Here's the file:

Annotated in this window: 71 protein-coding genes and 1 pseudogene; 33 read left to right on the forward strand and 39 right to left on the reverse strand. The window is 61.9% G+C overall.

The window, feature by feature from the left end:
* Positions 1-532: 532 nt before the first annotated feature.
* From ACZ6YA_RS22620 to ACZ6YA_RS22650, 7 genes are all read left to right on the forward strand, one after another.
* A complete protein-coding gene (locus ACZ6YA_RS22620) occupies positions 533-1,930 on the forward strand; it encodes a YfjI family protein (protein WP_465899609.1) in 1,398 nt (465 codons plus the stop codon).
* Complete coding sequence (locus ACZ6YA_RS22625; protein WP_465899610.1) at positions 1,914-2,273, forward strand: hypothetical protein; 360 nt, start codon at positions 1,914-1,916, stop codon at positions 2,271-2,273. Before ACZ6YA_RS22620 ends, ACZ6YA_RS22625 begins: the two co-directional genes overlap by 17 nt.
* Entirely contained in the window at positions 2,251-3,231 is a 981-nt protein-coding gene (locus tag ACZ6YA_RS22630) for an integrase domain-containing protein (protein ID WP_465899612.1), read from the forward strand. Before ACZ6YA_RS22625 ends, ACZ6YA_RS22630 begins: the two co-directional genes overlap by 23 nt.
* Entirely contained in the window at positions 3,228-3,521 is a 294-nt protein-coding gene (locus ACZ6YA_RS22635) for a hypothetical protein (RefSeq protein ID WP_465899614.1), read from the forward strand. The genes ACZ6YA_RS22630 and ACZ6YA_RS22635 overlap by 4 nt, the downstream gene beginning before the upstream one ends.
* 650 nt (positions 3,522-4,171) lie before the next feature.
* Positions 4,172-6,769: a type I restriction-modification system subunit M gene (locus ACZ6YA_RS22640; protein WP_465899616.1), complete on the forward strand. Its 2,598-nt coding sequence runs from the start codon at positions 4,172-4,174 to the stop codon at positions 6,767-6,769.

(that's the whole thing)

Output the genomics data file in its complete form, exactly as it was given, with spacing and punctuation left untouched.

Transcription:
Annotated in this window: 71 protein-coding genes and 1 pseudogene; 33 read left to right on the forward strand and 39 right to left on the reverse strand. The window is 61.9% G+C overall.

The window, feature by feature from the left end:
* Positions 1-532: 532 nt before the first annotated feature.
* From ACZ6YA_RS22620 to ACZ6YA_RS22650, 7 genes are all read left to right on the forward strand, one after another.
* A complete protein-coding gene (locus ACZ6YA_RS22620) occupies positions 533-1,930 on the forward strand; it encodes a YfjI family protein (protein WP_465899609.1) in 1,398 nt (465 codons plus the stop codon).
* Complete coding sequence (locus ACZ6YA_RS22625; protein WP_465899610.1) at positions 1,914-2,273, forward strand: hypothetical protein; 360 nt, start codon at positions 1,914-1,916, stop codon at positions 2,271-2,273. Before ACZ6YA_RS22620 ends, ACZ6YA_RS22625 begins: the two co-directional genes overlap by 17 nt.
* Entirely contained in the window at positions 2,251-3,231 is a 981-nt protein-coding gene (locus tag ACZ6YA_RS22630) for an integrase domain-containing protein (protein ID WP_465899612.1), read from the forward strand. Before ACZ6YA_RS22625 ends, ACZ6YA_RS22630 begins: the two co-directional genes overlap by 23 nt.
* Entirely contained in the window at positions 3,228-3,521 is a 294-nt protein-coding gene (locus ACZ6YA_RS22635) for a hypothetical protein (RefSeq protein ID WP_465899614.1), read from the forward strand. The genes ACZ6YA_RS22630 and ACZ6YA_RS22635 overlap by 4 nt, the downstream gene beginning before the upstream one ends.
* 650 nt (positions 3,522-4,171) lie before the next feature.
* Positions 4,172-6,769: a type I restriction-modification system subunit M gene (locus ACZ6YA_RS22640; protein WP_465899616.1), complete on the forward strand. Its 2,598-nt coding sequence runs from the start codon at positions 4,172-4,174 to the stop codon at positions 6,767-6,769.